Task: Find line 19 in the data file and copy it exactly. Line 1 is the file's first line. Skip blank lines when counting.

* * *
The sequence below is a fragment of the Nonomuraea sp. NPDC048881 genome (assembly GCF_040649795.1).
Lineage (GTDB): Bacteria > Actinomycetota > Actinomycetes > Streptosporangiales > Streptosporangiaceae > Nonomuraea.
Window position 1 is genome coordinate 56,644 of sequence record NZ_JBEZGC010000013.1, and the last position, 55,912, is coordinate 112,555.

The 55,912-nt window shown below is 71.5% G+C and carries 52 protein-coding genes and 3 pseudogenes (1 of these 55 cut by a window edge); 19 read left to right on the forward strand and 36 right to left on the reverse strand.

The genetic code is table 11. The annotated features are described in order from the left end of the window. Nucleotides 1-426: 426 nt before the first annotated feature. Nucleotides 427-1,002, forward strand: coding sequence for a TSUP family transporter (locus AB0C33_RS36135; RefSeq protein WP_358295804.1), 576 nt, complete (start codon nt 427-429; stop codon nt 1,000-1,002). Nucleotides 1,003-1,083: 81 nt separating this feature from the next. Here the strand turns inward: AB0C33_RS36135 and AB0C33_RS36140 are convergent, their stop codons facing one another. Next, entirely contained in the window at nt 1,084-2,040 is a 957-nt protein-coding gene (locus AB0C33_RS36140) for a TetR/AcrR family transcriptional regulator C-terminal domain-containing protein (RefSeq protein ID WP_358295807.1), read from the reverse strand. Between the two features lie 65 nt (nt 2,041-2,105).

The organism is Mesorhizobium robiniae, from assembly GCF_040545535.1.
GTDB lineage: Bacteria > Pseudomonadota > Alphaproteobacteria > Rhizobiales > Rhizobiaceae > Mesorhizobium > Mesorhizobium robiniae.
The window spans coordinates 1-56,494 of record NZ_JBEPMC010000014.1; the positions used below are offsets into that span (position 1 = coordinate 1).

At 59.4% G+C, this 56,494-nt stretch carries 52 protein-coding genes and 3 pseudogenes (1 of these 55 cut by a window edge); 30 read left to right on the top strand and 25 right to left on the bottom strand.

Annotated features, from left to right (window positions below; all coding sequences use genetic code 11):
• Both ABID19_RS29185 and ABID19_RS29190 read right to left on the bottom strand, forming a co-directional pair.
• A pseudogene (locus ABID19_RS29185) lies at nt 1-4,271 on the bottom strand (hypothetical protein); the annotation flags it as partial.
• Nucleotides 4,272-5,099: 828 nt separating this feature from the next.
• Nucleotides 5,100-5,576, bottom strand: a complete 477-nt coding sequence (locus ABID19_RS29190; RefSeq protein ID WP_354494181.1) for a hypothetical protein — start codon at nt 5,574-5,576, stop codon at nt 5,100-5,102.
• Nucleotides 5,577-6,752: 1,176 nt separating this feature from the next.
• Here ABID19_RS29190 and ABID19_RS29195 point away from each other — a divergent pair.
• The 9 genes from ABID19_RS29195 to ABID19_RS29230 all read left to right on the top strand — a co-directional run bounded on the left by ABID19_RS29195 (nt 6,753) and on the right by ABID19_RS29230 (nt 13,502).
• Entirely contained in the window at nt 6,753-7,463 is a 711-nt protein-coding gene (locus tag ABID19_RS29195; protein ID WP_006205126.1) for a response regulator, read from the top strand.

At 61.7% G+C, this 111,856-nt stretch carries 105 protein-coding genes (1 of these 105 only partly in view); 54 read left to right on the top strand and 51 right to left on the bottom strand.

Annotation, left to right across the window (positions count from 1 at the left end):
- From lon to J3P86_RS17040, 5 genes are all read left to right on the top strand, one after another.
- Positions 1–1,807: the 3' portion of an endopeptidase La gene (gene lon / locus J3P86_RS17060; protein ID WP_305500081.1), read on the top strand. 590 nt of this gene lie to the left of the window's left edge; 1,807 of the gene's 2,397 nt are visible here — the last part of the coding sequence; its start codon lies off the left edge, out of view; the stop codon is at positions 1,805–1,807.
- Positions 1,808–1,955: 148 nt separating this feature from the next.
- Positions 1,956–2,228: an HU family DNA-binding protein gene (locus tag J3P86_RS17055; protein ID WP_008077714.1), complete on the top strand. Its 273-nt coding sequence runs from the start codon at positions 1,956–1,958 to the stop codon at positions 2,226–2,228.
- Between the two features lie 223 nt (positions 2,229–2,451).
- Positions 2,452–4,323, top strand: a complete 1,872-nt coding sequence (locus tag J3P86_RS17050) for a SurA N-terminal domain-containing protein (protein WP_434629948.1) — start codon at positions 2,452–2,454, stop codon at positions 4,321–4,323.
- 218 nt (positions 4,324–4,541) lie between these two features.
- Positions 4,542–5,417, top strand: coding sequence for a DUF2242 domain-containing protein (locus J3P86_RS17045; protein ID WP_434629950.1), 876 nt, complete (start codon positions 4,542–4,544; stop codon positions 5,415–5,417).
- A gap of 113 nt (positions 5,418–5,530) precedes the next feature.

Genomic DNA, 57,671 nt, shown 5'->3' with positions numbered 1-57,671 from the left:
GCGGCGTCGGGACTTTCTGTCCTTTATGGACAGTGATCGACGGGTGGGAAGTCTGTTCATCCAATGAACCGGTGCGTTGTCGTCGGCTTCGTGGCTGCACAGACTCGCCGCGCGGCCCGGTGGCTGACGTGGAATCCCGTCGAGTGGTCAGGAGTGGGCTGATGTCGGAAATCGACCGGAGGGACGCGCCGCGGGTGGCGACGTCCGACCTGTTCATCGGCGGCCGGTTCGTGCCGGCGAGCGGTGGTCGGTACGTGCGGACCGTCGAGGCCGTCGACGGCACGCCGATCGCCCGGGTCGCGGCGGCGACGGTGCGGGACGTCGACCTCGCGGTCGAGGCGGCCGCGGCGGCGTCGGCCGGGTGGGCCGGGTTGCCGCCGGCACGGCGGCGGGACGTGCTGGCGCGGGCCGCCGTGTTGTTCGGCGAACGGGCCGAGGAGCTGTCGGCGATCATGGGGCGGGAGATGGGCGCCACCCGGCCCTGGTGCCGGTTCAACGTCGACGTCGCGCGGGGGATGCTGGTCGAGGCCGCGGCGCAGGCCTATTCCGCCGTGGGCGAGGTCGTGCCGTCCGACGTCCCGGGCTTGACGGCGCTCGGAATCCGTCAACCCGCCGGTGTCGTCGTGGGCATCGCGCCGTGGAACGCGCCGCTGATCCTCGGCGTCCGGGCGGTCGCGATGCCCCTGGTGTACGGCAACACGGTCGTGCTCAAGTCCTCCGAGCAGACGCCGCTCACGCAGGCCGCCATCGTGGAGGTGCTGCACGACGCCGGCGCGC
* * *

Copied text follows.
At 61.7% G+C, this 111,856-nt stretch carries 105 protein-coding genes (1 of these 105 only partly in view); 54 read left to right on the top strand and 51 right to left on the bottom strand.